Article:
Recent Reviews 

Alien vs. Predator
Dir. & writ. Paul W.S. Anderson; feat. Sanna Lathan, Raoul Bova, Lance Henriksen (PG-13)
Alien vs. Predator is not so much a movie as a cool concept run into the ground, the sort of sci-fi fans' dream date that, in the hands of hack director/writer Paul W. S. Anderson, should have remained in the conceptual stages rather than tarnishing what was left of both of those '80s action icons. A group of well-financed adventurers go exploring an ancient ruin - part of the tired "chariots of the gods" premise which takes up the film's first act - buried thousands of feet under Antarctica's ice cap. While there, they inadvertently set loose what should be the biggest match-up since Ali vs. Fraizer between the two intergalactic species. Unlike that famed title bout, however, the surprisingly chaste, PG-13 rated AvP delivers nothing worthwhile beyond the hype. Whoever wins ... you lose. AP

The Best Two Years
Dir. & writ. Scott S. Anderson; feat. KC Clyde, Kirby Heyborne, David Nibley, Cameron Hopkin, Scott Christopher, Michael Flynn (PG)
The Best Two Years, the new feature-length film about Mormon missionaries at work in Holland, is as relaxing as Valium, and Valium for the soul is what the young Elders who star in this movie are offering the Dutch-landers they seek to convert. The film is overtly modeled on the Beatles' A Hard Day's Night, from the four quirky-yet-square protagonists to the long, stop-motion musical montages that move the plot along at key intervals. With personalities as carefully assembled as the Monkees, it is an effective retort to the recent book Under the Banner of Heaven. Endearing though the four Elders are, this conversion film gets boring not long after the second epiphany if you're not becoming a believer, too. That may not be a sin in Salt Lake City, but in Tinseltown they'll crucify you for it. EW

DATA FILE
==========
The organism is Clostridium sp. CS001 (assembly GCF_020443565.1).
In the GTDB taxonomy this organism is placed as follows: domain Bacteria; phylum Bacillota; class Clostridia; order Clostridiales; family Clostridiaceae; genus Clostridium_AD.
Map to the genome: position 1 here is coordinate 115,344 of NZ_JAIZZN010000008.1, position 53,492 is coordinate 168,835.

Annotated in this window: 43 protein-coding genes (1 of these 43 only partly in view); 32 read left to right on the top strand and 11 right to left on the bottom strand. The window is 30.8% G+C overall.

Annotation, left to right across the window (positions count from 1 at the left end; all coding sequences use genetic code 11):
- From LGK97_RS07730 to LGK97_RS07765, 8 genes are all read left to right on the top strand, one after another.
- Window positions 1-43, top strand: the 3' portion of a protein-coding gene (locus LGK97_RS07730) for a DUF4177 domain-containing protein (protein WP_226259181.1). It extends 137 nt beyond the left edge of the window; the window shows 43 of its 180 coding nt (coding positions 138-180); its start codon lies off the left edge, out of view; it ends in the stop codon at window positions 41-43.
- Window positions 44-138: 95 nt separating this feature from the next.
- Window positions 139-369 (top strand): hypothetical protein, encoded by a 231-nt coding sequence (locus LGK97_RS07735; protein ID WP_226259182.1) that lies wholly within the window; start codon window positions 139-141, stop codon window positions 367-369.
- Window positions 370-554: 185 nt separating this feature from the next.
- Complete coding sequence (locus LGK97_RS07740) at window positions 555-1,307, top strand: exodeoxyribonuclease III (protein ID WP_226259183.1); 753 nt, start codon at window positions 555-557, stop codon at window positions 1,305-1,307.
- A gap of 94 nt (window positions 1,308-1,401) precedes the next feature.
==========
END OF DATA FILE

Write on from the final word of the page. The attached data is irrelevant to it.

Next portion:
Dir. Michael Mann; writ. Stuart Beattie; feat. Tom Cruise, Jamie Foxx, Jada Pinkett Smith, Mark Ruffalo, Peter Berg, Irma P. Hall, Javier Bardem (R)
Hollywood isn't shy about testosterone, of course, but Mann romanticizes manliness in a particularly potent and distinctive way, especially the manliness of those old movie mainstays, cops and robbers. Collateral revolves around two men: a paid killer (Vincent, played by Cruise) and a cabbie (Foxx as Max) who, like most inhabitants of Mannsville, do their jobs exceedingly well. The plot is satisfyingly tense, but it becomes a stumbling point in the story's climax, which involves a coincidence as big as the Hollywood sign. By that point, audiences are either with or against the film and, as usual with a Mann film, style and technique go a long way, even when the movie itself isn't quite working. JD

The Door in the Floor
Writ. & dir. Tod Williams, based on a John Irving novel; feat. Jeff Bridges, Kim Basinger, Jon Foster (R)